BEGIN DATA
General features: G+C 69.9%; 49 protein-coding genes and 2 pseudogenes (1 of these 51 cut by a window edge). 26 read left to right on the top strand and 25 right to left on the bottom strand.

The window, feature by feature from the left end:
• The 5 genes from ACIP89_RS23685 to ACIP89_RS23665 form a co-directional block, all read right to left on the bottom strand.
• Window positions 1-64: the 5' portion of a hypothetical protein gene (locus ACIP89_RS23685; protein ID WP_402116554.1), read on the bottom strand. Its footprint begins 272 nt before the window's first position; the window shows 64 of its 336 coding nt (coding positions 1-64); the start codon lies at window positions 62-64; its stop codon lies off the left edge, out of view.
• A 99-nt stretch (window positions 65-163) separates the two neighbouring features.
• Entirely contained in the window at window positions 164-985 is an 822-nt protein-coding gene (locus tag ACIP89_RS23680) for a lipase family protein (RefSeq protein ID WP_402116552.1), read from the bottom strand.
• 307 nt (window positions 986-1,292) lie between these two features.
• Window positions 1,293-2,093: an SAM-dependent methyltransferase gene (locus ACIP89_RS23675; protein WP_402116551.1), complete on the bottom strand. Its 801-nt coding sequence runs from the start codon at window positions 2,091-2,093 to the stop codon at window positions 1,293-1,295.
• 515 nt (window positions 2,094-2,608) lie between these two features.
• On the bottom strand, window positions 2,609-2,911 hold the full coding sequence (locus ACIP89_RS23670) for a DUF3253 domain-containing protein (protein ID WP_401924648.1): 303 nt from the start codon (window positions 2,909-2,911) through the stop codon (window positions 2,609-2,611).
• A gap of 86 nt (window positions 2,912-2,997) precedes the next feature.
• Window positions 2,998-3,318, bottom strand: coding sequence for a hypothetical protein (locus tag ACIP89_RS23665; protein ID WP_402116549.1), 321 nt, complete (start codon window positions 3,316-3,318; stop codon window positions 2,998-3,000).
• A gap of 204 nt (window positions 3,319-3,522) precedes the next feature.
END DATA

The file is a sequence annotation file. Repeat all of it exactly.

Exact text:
General features: G+C 69.9%; 49 protein-coding genes and 2 pseudogenes (1 of these 51 cut by a window edge). 26 read left to right on the top strand and 25 right to left on the bottom strand.

The window, feature by feature from the left end:
• The 5 genes from ACIP89_RS23685 to ACIP89_RS23665 form a co-directional block, all read right to left on the bottom strand.
• Window positions 1-64: the 5' portion of a hypothetical protein gene (locus ACIP89_RS23685; protein ID WP_402116554.1), read on the bottom strand. Its footprint begins 272 nt before the window's first position; the window shows 64 of its 336 coding nt (coding positions 1-64); the start codon lies at window positions 62-64; its stop codon lies off the left edge, out of view.
• A 99-nt stretch (window positions 65-163) separates the two neighbouring features.
• Entirely contained in the window at window positions 164-985 is an 822-nt protein-coding gene (locus tag ACIP89_RS23680) for a lipase family protein (RefSeq protein ID WP_402116552.1), read from the bottom strand.
• 307 nt (window positions 986-1,292) lie between these two features.
• Window positions 1,293-2,093: an SAM-dependent methyltransferase gene (locus ACIP89_RS23675; protein WP_402116551.1), complete on the bottom strand. Its 801-nt coding sequence runs from the start codon at window positions 2,091-2,093 to the stop codon at window positions 1,293-1,295.
• 515 nt (window positions 2,094-2,608) lie between these two features.
• On the bottom strand, window positions 2,609-2,911 hold the full coding sequence (locus ACIP89_RS23670) for a DUF3253 domain-containing protein (protein ID WP_401924648.1): 303 nt from the start codon (window positions 2,909-2,911) through the stop codon (window positions 2,609-2,611).
• A gap of 86 nt (window positions 2,912-2,997) precedes the next feature.
• Window positions 2,998-3,318, bottom strand: coding sequence for a hypothetical protein (locus tag ACIP89_RS23665; protein ID WP_402116549.1), 321 nt, complete (start codon window positions 3,316-3,318; stop codon window positions 2,998-3,000).
• A gap of 204 nt (window positions 3,319-3,522) precedes the next feature.